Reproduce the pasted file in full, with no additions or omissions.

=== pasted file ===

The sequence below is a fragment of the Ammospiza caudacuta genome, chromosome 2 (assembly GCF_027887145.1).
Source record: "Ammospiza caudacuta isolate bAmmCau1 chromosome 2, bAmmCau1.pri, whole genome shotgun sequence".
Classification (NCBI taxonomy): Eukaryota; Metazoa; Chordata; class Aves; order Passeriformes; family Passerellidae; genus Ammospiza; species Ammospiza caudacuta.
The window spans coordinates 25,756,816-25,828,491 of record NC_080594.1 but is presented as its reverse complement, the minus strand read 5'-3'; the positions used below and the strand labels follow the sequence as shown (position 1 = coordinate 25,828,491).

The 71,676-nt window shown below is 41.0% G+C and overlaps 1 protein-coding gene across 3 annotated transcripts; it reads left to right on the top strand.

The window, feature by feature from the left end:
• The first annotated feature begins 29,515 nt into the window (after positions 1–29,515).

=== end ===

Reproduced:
The sequence below is a fragment of the Ammospiza caudacuta genome, chromosome 2 (assembly GCF_027887145.1).
Source record: "Ammospiza caudacuta isolate bAmmCau1 chromosome 2, bAmmCau1.pri, whole genome shotgun sequence".
Classification (NCBI taxonomy): Eukaryota; Metazoa; Chordata; class Aves; order Passeriformes; family Passerellidae; genus Ammospiza; species Ammospiza caudacuta.
The window spans coordinates 25,756,816-25,828,491 of record NC_080594.1 but is presented as its reverse complement, the minus strand read 5'-3'; the positions used below and the strand labels follow the sequence as shown (position 1 = coordinate 25,828,491).

The 71,676-nt window shown below is 41.0% G+C and overlaps 1 protein-coding gene across 3 annotated transcripts; it reads left to right on the top strand.

The window, feature by feature from the left end:
• The first annotated feature begins 29,515 nt into the window (after positions 1–29,515).